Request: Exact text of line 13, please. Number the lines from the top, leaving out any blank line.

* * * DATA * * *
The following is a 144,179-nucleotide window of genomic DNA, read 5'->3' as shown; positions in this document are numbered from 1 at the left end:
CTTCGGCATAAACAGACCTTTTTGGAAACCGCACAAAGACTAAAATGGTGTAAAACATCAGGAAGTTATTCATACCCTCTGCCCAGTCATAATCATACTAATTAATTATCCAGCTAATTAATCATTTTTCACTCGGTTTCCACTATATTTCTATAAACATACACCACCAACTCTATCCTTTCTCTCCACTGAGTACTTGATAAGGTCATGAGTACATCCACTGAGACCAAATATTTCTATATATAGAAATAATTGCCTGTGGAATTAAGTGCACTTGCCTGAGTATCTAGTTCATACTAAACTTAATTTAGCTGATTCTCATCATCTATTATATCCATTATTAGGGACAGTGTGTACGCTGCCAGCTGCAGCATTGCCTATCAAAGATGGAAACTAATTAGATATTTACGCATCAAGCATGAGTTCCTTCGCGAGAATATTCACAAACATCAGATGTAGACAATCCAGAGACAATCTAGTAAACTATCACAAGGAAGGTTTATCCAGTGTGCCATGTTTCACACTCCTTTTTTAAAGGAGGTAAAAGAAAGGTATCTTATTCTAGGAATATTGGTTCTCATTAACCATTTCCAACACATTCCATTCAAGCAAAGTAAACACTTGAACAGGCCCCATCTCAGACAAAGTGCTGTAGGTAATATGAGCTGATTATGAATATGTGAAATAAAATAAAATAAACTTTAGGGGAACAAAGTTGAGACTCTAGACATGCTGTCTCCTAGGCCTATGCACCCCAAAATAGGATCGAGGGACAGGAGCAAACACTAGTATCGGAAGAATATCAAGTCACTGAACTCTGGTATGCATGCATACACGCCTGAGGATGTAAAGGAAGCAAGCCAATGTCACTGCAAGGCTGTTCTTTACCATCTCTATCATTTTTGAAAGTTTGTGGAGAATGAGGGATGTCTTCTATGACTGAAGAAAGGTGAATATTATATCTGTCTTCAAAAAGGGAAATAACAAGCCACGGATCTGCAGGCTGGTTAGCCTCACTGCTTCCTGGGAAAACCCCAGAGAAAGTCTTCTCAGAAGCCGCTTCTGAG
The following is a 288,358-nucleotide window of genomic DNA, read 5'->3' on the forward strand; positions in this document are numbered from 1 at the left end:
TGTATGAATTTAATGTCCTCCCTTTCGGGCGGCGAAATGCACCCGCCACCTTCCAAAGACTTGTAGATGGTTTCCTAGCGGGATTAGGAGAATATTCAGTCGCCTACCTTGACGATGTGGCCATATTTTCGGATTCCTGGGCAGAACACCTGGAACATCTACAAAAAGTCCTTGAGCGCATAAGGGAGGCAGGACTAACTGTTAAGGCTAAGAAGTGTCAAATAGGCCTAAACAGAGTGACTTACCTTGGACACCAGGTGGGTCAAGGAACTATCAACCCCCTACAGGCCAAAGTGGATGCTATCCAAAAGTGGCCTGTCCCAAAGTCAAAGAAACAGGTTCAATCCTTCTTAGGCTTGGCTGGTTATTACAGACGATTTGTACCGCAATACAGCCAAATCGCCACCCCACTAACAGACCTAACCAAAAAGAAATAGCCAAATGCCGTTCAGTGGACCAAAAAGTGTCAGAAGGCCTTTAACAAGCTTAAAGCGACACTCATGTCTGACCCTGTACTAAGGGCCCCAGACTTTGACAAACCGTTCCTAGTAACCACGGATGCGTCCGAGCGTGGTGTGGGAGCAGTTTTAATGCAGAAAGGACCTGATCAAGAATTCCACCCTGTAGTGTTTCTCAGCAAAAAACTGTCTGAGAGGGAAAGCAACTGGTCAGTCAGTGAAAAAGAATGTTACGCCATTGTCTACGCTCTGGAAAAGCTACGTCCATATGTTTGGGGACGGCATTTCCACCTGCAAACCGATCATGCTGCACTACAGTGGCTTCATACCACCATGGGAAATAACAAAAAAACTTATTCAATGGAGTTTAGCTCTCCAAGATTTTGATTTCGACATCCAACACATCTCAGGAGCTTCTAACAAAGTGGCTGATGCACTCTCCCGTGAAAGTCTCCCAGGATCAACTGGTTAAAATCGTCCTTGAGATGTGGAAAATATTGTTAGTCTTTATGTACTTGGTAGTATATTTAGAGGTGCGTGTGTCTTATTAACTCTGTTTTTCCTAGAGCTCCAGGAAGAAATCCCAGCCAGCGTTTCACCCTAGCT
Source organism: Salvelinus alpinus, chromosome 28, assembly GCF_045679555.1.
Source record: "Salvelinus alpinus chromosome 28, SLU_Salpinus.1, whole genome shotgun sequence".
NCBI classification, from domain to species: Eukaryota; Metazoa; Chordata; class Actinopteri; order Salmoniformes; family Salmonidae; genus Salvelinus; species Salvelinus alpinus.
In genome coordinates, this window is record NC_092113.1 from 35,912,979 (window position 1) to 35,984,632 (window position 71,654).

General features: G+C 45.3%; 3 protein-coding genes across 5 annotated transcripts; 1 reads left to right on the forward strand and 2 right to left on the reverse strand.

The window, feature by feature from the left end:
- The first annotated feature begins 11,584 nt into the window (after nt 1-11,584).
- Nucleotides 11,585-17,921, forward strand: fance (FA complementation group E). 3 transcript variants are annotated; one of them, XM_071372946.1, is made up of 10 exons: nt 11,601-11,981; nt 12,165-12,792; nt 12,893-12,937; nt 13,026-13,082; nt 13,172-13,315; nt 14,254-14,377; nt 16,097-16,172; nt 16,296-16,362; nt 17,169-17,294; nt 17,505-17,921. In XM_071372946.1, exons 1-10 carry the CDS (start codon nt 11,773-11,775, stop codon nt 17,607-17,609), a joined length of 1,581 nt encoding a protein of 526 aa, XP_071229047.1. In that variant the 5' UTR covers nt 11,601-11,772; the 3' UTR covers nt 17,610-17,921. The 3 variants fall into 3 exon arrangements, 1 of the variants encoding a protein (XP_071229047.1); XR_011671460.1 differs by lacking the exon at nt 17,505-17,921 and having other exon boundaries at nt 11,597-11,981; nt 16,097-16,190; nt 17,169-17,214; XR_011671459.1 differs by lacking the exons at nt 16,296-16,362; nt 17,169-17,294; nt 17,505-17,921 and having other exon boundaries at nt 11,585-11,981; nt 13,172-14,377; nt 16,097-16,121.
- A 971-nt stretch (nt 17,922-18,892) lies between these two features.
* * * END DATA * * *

- A 971-nt stretch (nt 17,922-18,892) lies between these two features.